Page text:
- Do you intend to contribute new money to 2016 ROTH IRA?
In each situation, here are my thoughts without looking into specific details of your situation:
1. If you are thinking recharacterization of 2015 IRA contribution, the deadline is tax-filing deadline plus extensions - which has already passed.
2. For converting traditional to ROTH, if you are assuming your tax bracket is going to be higher in future years, it is generally beneficial. But, the devil is in the details. So, it is best is to work with your financial advisor to analyze the strategy that is unique to your situation.
3. In order to contribute to ROTH, one of the requirements is that you should have "earned income". So, it looks like the last option is not available to you.
Hope this helps
Maz3 - Your thinking is generally sound if your taxable income is going to be higher again in the future. You may want to work with a tax professional or do a mock return yourself to determine how much you can convert to fill up the lower (than normal for you in the future) tax bracket(s) you are currently in. For example if you generally expect to be in the 25% tax bracket in most of the future, it might be advantageous to convert (or accelerate other taxable income) enough to fill up your 15% bracket this year. The conversion needs to be done by year-end, you don't have until April to do it.
Max3, the deadline for converting a balance to a Roth IRA is December 31. You do have a window in the following year to recharacterize (essentially, take it back) if you discover that the conversion wasn't the right thing to do.
feenst, unless you think that your tax bracket may be higher in the future (and who knows how likely that is) a Roth conversion may not make sense. However, if you have a lot of deductions you don't use ( mortgage interest, property taxes and/or substantial charitable deductions) and you would lose some of those deductions because your taxable income would go to below zero you can consider Roth conversions simply to create enough income to use up the itemized deductions and bring your income to just below what would be taxable. That may be why your accountant suggested a Roth. This will not result in any additional taxes for you. Since required minimum distributions do not apply to the original Roth IRA holder you will also reduce your future taxable required minimum distributions (which start at age 70) in the future from your regular IRA.
You have to have earned income to contribute to a Roth IRA. You may convert some of your traditional IRA to a Roth and whether you should do that depends on how long before you plan on withdrawing the money, what your tax bracket is now and what it may be once you take withdrawals or your beneficiaries receive the money.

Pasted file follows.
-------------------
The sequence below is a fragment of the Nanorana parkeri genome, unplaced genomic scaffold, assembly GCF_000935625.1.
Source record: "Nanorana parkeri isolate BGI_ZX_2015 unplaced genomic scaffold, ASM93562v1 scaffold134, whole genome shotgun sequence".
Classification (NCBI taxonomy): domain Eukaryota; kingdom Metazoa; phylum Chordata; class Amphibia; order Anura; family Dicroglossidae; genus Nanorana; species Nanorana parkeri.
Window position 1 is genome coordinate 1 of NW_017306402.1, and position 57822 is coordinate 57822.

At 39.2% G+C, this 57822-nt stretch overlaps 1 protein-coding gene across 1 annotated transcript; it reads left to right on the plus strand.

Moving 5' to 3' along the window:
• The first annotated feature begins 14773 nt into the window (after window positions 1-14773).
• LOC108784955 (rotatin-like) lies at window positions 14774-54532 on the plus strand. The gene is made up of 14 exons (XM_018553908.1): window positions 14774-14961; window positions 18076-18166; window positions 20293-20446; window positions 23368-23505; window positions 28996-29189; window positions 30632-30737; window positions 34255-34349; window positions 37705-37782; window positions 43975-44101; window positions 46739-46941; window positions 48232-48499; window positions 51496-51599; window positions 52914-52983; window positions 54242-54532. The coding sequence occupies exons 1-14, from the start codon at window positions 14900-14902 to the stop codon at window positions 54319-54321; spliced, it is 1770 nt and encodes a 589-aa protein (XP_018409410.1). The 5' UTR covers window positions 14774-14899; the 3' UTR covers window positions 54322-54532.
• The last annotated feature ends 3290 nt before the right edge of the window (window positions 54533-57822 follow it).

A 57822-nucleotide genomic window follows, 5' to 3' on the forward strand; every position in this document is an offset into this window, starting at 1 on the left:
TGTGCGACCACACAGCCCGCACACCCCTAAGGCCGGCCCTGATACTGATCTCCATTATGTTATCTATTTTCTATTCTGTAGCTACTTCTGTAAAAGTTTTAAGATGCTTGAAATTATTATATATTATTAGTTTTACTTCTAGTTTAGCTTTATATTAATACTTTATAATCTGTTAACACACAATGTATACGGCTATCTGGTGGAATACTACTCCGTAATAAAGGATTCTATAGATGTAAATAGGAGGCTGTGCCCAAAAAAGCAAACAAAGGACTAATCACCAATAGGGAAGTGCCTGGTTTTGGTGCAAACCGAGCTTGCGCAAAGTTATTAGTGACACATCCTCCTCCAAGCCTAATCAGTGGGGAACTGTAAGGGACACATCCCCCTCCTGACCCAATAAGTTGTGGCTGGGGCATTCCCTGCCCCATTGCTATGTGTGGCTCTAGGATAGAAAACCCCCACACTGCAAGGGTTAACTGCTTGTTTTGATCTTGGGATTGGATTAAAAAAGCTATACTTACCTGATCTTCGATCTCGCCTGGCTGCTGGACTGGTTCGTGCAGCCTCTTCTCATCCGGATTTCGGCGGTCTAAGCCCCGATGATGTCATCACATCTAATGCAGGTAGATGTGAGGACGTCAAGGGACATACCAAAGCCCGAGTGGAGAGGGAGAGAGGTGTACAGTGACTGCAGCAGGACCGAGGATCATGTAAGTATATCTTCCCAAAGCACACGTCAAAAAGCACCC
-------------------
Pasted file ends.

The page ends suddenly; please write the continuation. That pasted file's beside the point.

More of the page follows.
Hi Danny, - As long as the $ stays in your Roth IRA the trading you do should not matter tax-wise.
Having said that frequent trading is generally a much more efficient way to lose $ than to make it and I have pretty much never recommended to anyone that they do that.
Sorry..Everytime I hit enter it put the post up. What I was trying to say is that there are no tax consequences to frequently trading your Roth IRA, however I would not recommend that you do that strictly from an investment standpoint. It is hard to always pick the right stocks and be correct 100% of the time or even 50% of the time. Those who buy good companies and hold them for the long term tend to fair better than active traders. Not to mention the costs of active trading eats into your investment returns.
Jc, I once had a client use a Roth IRA to save for college expenses for her child; there were no 529 plans at the time, and the timing based on her age (older parent) worked out fine. You withdraw the funds taax free after 5 years or age 59 1/2, and then use them for college expenses. In order to avoid an issue with gift taxes, you can make tuition payments directly rather than giving all of the funds to your grandchild. In 2017 you can give up to $14,000 per year without filing a gift tax return. Anything over that amount should be directly paid to the college.
BD- That is the question everyone wants to know. The answer is to structure your investments in a diversified manner to include both stocks, bonds and alternative investments which all perform differently in different market conditions. The diversification you get from the different asset classes helps "smooth the ride" so that you have less volatility or risk. It doesn't mean you can't lose money at times though. The mix of investments you will need will depend on the amount of income you are drawing out and your time frame. Understanding that you have to take some risk to get a return, you also need to consider what your personal risk tolerance is; that is, how much could you stand to see your portfolio fluctuate before you lose sleep. It would be a good idea to meet with a NAPFA advisor to determine how much you need in retirement and have them work with you to design a portfolio that meets those needs.
BD, the fact that you have a pension adds an element of security to your retirement. Be sure to take that into account when thinking about your investment portfolio. The pension is the stable element, and the TSP and IRA will allow you to invest for growth. It's difficult to give you an absolute guideline here, so I agree with my colleagues who recommend that you seek out a fee only advisor to get you properly set up!